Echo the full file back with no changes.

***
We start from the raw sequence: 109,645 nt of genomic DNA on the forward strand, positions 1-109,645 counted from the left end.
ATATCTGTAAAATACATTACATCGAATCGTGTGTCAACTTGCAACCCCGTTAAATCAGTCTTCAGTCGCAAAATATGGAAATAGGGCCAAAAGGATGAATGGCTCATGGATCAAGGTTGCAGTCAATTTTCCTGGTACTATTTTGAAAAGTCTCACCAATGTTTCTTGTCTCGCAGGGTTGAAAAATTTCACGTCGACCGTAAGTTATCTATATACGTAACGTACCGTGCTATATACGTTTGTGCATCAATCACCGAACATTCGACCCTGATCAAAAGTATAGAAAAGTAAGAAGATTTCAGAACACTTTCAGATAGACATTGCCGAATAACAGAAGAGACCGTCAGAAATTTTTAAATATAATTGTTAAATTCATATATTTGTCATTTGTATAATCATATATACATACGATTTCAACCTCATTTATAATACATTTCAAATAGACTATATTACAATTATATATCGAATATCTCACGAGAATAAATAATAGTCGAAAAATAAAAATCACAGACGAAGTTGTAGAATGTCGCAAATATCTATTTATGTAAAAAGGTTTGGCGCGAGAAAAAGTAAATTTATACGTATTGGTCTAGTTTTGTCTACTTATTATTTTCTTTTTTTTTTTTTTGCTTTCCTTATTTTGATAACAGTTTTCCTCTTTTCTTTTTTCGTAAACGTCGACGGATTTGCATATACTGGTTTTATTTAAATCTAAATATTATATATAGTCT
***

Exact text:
We start from the raw sequence: 109,645 nt of genomic DNA on the forward strand, positions 1-109,645 counted from the left end.
ATATCTGTAAAATACATTACATCGAATCGTGTGTCAACTTGCAACCCCGTTAAATCAGTCTTCAGTCGCAAAATATGGAAATAGGGCCAAAAGGATGAATGGCTCATGGATCAAGGTTGCAGTCAATTTTCCTGGTACTATTTTGAAAAGTCTCACCAATGTTTCTTGTCTCGCAGGGTTGAAAAATTTCACGTCGACCGTAAGTTATCTATATACGTAACGTACCGTGCTATATACGTTTGTGCATCAATCACCGAACATTCGACCCTGATCAAAAGTATAGAAAAGTAAGAAGATTTCAGAACACTTTCAGATAGACATTGCCGAATAACAGAAGAGACCGTCAGAAATTTTTAAATATAATTGTTAAATTCATATATTTGTCATTTGTATAATCATATATACATACGATTTCAACCTCATTTATAATACATTTCAAATAGACTATATTACAATTATATATCGAATATCTCACGAGAATAAATAATAGTCGAAAAATAAAAATCACAGACGAAGTTGTAGAATGTCGCAAATATCTATTTATGTAAAAAGGTTTGGCGCGAGAAAAAGTAAATTTATACGTATTGGTCTAGTTTTGTCTACTTATTATTTTCTTTTTTTTTTTTTTGCTTTCCTTATTTTGATAACAGTTTTCCTCTTTTCTTTTTTCGTAAACGTCGACGGATTTGCATATACTGGTTTTATTTAAATCTAAATATTATATATAGTCT